A few other worries were also causing me to try and live in the hard lane as well; I thought my new employer had gone off the idea of hiring me and was ghosting me. It caused me to apply for a number of jobs that I might want to do in the future but would be really full on and difficult to balance and get through in the short term. These other jobs did excite me but it would involve living on a harder faster setting than I could perhaps realistically handle before burn out. As a result when my employer got in touch to say that HR had just made an error and that everything is now in motion for me to start I accepted that it would be the sensible decision to follow that job, go at a more medium pace and give myself a couple of years to just sit, think and be settled before jumping into any rash decision making. There is guilt about pulling out of other interviews but I really need to accept that feeling comfortable and taking time in careers isn’t a bad thing at all. I’ve fallen into the bad job trap before by applying for things that would push me too far or wouldn’t give me a shred of internal joy and that didn’t end well so this time around I’ve learned my mistake of being in the fast lane of employment and would much rather take the scenic route to figure out the nicest journey to take to get to my destination.
And whenever it gets a little bit challenging or I start to feel resentment at myself for taking things a little easier and slower I just need to remind myself that it makes for a more sustainable life, burnout will be significantly reduced, it will make me a nicer person to be around and that ultimately I should be doing things in a way that suits me and not at what suits other people’s timelines or expectations. I take getting married and having kids in the slow lane, some people don’t and that’s okay, and the same can apply to the politics, professional and business situations that I find myself in as well. Switching my attitude with this and a few other things recently has had a huge impact and people have taken the time to comment on what a changed person I have become. I seem less harsh, more settled and happier and they are all things I’ve not heard said to me in a really long time so it’s more than worth it for the smiles those comments alone bring.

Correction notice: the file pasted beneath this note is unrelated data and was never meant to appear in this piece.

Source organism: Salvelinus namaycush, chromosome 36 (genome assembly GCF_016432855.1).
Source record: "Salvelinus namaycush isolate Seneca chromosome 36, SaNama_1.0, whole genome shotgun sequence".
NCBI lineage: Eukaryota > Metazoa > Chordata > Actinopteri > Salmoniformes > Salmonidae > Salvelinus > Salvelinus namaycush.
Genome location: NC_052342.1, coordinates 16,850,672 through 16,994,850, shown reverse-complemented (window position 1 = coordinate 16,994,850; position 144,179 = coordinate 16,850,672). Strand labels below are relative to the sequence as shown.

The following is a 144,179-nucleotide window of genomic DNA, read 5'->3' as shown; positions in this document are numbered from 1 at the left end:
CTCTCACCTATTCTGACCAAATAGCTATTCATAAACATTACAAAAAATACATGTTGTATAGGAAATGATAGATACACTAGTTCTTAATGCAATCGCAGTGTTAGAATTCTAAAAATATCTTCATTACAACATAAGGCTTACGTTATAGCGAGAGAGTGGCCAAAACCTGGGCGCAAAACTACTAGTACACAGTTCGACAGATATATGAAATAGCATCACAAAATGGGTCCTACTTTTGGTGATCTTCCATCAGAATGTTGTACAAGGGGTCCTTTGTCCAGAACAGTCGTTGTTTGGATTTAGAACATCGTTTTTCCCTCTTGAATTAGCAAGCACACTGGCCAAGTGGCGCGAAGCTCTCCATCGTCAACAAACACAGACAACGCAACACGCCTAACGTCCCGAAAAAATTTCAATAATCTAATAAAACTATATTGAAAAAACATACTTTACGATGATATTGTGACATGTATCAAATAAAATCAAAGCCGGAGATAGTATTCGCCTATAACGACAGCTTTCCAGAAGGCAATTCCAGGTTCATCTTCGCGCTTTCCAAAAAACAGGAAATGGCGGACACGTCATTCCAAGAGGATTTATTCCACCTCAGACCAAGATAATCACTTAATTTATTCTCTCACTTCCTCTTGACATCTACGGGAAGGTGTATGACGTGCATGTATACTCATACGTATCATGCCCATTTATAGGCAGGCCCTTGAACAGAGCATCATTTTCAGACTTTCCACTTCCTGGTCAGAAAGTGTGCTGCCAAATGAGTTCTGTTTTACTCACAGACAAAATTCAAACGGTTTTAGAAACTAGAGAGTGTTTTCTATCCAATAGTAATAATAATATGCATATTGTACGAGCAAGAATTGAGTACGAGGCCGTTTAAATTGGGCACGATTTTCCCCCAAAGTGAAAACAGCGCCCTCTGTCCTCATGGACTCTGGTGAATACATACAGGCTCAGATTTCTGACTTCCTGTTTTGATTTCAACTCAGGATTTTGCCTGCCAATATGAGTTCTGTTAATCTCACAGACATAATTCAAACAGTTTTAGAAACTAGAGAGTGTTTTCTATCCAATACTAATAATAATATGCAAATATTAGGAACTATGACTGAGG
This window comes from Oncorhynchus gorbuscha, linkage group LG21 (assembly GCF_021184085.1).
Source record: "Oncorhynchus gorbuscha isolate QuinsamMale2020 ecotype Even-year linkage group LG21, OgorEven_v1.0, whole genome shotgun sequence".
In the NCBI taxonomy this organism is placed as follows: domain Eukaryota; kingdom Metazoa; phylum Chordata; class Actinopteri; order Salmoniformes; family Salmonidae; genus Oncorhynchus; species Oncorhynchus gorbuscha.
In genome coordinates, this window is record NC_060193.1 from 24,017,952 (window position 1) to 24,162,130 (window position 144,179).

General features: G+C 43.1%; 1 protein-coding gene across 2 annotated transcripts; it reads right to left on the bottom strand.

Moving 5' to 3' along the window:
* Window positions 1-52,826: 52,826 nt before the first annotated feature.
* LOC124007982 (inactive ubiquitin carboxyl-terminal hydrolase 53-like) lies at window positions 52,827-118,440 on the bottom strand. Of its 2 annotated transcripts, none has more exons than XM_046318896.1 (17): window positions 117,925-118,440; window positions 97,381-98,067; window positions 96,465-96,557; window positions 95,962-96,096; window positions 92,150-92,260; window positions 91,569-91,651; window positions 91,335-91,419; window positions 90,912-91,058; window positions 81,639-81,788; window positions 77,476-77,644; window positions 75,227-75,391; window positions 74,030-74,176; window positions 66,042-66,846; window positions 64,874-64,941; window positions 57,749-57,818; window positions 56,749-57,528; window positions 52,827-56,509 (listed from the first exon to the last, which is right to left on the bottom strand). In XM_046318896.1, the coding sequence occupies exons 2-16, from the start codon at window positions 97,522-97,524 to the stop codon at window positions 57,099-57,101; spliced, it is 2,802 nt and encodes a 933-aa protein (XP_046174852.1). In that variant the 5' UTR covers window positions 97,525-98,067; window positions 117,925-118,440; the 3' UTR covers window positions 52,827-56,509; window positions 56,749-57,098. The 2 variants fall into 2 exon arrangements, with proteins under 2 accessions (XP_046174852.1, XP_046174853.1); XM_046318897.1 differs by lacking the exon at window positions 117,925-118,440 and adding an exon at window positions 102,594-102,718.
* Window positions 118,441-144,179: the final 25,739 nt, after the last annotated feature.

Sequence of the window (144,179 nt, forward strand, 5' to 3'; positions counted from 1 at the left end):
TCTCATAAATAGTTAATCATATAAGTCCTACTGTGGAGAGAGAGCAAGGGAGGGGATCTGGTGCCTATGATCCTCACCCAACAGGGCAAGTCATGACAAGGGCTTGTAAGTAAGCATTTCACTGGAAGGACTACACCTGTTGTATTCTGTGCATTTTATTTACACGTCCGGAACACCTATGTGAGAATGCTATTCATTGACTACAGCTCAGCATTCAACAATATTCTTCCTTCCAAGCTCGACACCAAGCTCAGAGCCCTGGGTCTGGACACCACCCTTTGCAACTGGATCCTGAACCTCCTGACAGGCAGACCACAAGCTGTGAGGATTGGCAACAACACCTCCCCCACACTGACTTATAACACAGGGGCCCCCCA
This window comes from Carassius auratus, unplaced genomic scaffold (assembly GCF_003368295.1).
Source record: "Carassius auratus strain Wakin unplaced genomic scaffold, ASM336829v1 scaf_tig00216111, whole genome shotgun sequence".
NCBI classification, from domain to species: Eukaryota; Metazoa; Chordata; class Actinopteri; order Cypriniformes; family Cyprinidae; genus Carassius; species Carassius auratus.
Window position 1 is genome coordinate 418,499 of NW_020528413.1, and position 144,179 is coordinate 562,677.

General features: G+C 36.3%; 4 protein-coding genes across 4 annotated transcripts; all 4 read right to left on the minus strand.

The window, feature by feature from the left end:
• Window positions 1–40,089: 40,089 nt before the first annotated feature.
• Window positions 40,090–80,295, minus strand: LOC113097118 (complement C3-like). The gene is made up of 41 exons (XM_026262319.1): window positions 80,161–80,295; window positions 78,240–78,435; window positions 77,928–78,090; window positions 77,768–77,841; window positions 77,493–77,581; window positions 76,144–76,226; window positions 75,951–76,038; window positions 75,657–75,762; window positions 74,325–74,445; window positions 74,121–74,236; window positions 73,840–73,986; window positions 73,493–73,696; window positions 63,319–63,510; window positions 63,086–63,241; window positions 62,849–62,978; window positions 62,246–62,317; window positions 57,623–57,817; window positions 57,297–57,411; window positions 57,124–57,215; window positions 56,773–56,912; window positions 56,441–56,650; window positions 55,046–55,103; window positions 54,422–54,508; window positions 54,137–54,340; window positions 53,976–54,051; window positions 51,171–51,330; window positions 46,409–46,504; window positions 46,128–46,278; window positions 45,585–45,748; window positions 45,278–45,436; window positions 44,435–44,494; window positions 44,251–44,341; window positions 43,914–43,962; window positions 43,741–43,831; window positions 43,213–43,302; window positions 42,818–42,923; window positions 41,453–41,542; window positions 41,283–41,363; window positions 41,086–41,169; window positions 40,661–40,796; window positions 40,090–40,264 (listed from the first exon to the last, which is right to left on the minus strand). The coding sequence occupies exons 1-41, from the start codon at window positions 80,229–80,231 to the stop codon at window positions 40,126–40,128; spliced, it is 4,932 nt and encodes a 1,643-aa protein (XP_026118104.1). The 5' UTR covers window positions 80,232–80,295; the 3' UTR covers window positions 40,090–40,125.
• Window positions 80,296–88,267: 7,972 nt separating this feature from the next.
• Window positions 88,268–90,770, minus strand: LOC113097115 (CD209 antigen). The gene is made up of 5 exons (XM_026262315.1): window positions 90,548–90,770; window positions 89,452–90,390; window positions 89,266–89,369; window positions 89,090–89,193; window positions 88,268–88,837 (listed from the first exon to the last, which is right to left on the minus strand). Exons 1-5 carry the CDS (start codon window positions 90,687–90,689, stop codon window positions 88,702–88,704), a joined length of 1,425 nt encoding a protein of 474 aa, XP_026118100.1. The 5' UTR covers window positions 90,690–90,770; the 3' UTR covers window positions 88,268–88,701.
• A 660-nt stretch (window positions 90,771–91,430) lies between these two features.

I’m tired of going so quickly that it drains me out but more than that I’m tired of going so quickly that I never really pause to acknowledge or soak up what I have actually achieved and that needs to change. It shouldn’t reach the stage of panic, disillusion and fear that I take an overdose the weekend before my partner’s sister’s graduation (yes, that happened, now you know, let’s never speak of it again – unless you’re my therapist then maybe).
Have you made changes to the pace you live your life recently? How do you manage in stopping yourself becoming overwhelmed by everything you want to achieve? I’d love to read your thoughts in the comments below.